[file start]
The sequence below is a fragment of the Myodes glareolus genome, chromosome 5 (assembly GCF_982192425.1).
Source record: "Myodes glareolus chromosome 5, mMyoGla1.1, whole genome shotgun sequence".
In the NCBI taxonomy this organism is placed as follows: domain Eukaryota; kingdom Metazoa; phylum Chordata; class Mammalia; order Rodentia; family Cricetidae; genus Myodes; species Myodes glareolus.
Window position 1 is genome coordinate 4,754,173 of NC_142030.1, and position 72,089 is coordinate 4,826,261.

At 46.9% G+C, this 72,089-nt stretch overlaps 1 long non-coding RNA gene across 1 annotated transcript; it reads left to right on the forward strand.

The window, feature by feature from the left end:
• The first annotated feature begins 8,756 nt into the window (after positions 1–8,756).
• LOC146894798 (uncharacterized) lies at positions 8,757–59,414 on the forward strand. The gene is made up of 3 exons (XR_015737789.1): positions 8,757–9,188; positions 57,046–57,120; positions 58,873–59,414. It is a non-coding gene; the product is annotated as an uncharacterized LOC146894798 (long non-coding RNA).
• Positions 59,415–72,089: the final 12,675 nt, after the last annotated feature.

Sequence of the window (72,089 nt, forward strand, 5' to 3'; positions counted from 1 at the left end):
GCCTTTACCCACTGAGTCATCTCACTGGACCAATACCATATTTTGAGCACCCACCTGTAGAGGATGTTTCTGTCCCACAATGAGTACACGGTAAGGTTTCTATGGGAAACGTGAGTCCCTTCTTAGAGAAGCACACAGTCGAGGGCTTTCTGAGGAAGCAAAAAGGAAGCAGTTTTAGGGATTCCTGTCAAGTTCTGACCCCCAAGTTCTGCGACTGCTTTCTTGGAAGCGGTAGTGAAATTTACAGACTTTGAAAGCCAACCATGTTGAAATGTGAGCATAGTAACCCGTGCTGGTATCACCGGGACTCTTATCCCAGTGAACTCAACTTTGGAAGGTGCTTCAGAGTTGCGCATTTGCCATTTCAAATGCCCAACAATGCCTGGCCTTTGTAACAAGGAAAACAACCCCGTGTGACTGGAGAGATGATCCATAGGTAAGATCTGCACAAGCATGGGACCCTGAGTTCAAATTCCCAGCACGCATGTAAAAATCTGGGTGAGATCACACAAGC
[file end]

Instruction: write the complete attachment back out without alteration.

The sequence below is a fragment of the Myodes glareolus genome, chromosome 5 (assembly GCF_982192425.1).
Source record: "Myodes glareolus chromosome 5, mMyoGla1.1, whole genome shotgun sequence".
In the NCBI taxonomy this organism is placed as follows: domain Eukaryota; kingdom Metazoa; phylum Chordata; class Mammalia; order Rodentia; family Cricetidae; genus Myodes; species Myodes glareolus.
Window position 1 is genome coordinate 4,754,173 of NC_142030.1, and position 72,089 is coordinate 4,826,261.

At 46.9% G+C, this 72,089-nt stretch overlaps 1 long non-coding RNA gene across 1 annotated transcript; it reads left to right on the forward strand.

The window, feature by feature from the left end:
• The first annotated feature begins 8,756 nt into the window (after positions 1–8,756).
• LOC146894798 (uncharacterized) lies at positions 8,757–59,414 on the forward strand. The gene is made up of 3 exons (XR_015737789.1): positions 8,757–9,188; positions 57,046–57,120; positions 58,873–59,414. It is a non-coding gene; the product is annotated as an uncharacterized LOC146894798 (long non-coding RNA).
• Positions 59,415–72,089: the final 12,675 nt, after the last annotated feature.

Sequence of the window (72,089 nt, forward strand, 5' to 3'; positions counted from 1 at the left end):
GCCTTTACCCACTGAGTCATCTCACTGGACCAATACCATATTTTGAGCACCCACCTGTAGAGGATGTTTCTGTCCCACAATGAGTACACGGTAAGGTTTCTATGGGAAACGTGAGTCCCTTCTTAGAGAAGCACACAGTCGAGGGCTTTCTGAGGAAGCAAAAAGGAAGCAGTTTTAGGGATTCCTGTCAAGTTCTGACCCCCAAGTTCTGCGACTGCTTTCTTGGAAGCGGTAGTGAAATTTACAGACTTTGAAAGCCAACCATGTTGAAATGTGAGCATAGTAACCCGTGCTGGTATCACCGGGACTCTTATCCCAGTGAACTCAACTTTGGAAGGTGCTTCAGAGTTGCGCATTTGCCATTTCAAATGCCCAACAATGCCTGGCCTTTGTAACAAGGAAAACAACCCCGTGTGACTGGAGAGATGATCCATAGGTAAGATCTGCACAAGCATGGGACCCTGAGTTCAAATTCCCAGCACGCATGTAAAAATCTGGGTGAGATCACACAAGC